TIJUANA (Border Report) — Essential travel restrictions were extended for another month Wednesday, and those requirements are expected to remain in place through Aug. 21 when the White House and Department of Homeland Security will determine if another extension is warranted.
These restrictions have been in place since March of last year, preventing people from entering the U.S. for shopping, travel or other leisure activities.
DHS put out a statement yesterday saying, “As a way to reduce the spread of COVID-19, including the Delta variant, the United States has extended restrictions for non-essential travel on land and via ferry with Canada and Mexico.”
Edgar Ramirez, an official with DHS based in Mexico City, said the U.S. had no choice but to extend the restrictions.
“The U.S. government will continue to coordinate with Mexico’s government looking for a way to relax the restrictions as soon as conditions allow it in accordance with the Centers for Disease Control and Prevention, for now, people should avoid land border crossings unless traveling for what’s considered essential reasons,” Ramirez said.
Also, U.S. Customs and Border Protection announced that crossing the border to get vaccinated is not considered acceptable criteria to be allowed into the U.S.
“The current situation does not allow entry for shopping, for a trips, or to go visit family on the other side of the border,” Ramirez said.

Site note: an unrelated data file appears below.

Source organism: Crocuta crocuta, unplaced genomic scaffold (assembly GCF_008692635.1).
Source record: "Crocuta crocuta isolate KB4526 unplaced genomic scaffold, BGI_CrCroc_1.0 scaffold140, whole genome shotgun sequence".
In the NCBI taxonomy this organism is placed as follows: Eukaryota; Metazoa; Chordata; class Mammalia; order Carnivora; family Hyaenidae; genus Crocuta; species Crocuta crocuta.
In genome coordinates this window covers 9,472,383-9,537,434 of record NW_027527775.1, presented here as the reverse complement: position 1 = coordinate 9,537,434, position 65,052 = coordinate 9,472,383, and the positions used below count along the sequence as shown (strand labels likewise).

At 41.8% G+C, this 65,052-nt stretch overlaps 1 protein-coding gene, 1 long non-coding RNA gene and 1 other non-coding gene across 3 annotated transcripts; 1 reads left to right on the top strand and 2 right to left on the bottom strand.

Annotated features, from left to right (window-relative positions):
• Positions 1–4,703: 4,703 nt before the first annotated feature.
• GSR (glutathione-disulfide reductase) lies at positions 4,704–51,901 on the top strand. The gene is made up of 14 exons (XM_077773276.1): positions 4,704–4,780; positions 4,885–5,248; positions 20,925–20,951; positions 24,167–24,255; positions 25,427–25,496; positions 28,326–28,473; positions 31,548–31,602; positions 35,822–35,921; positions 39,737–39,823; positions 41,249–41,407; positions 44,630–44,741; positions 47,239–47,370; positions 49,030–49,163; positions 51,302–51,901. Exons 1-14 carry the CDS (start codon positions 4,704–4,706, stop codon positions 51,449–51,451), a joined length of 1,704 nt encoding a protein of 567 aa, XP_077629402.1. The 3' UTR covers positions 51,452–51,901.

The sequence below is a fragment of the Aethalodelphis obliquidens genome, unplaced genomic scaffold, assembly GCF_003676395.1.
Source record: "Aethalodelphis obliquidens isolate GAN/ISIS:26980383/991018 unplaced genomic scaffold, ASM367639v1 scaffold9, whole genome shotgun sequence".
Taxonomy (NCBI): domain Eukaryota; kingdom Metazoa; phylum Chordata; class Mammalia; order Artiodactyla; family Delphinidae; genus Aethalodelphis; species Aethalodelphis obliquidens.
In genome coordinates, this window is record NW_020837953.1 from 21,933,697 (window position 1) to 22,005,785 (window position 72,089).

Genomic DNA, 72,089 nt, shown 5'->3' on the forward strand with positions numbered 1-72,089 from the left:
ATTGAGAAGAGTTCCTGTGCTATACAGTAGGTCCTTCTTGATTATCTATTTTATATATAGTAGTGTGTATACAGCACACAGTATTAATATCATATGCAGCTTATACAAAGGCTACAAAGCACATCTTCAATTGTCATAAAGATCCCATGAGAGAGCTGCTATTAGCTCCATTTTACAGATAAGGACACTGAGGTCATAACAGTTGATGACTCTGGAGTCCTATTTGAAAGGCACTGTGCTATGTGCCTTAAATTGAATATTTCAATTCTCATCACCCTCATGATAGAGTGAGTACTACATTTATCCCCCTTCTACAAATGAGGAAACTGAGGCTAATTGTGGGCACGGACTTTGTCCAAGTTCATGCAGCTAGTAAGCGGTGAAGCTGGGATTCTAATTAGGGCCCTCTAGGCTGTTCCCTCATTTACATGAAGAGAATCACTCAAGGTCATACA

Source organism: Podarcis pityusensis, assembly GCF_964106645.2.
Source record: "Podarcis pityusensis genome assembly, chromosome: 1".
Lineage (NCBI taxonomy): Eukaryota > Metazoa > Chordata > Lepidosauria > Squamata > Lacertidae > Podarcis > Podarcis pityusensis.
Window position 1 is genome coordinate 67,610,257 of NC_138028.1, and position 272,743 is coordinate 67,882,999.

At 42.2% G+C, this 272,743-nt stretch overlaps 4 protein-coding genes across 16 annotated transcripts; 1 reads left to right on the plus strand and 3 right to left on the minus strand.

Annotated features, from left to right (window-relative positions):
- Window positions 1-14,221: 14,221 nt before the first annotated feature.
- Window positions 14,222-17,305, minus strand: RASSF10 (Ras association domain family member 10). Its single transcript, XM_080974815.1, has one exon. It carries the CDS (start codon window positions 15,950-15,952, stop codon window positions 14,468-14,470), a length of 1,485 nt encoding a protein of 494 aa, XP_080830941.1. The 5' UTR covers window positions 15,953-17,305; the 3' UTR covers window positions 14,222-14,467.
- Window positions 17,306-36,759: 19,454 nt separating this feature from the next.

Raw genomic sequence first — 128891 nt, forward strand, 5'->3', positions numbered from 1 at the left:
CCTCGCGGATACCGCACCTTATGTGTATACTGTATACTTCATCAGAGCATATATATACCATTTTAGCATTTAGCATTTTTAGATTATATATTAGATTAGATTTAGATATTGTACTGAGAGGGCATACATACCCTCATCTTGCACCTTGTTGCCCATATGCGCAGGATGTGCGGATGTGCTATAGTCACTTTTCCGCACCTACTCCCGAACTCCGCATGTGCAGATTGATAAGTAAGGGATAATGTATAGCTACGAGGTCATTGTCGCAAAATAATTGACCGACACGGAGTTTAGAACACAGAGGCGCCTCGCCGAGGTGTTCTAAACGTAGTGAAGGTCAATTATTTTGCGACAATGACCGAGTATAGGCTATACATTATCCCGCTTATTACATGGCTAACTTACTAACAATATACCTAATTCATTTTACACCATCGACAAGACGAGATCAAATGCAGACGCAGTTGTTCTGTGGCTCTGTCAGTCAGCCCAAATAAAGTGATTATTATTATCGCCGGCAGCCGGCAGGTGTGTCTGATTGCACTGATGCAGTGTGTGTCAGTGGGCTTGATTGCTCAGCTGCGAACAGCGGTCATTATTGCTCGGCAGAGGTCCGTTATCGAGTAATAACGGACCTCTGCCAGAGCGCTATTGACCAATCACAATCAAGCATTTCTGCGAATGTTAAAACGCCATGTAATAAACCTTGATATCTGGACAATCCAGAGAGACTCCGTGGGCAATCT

The decision to continue with the restrictions was met with disappointment from the governor of Baja California, Jaime Bonilla, and from many business owners in border cities such as Tijuana.
Bonilla said his state met a vaccination-rate mandate set by the U.S. that should’ve triggered the elimination of the restrictions. He has said 72 percent of the population has been vaccinated.
In recent weeks, politicians from north of the border had been lobbying Washington to lift the restrictions as a way to help businesses in border communities such as San Ysidro, where the local chamber of commerce said 187 businesses have gone out of business since the pandemic began and the restrictions were put in place.
It estimates that 90 percent of clients who shop along a stretch of San Ysidro Boulevard near the port of entry are from south of the border, people who still cannot gain entry into the U.S.
“The return of Mexican consumers and others living in Mexico is critical especially for the tourism, hospitality and retail sectors,” said Kenia Zamarripa, director of foreign affairs with the San Diego Regional Chamber of Commerce.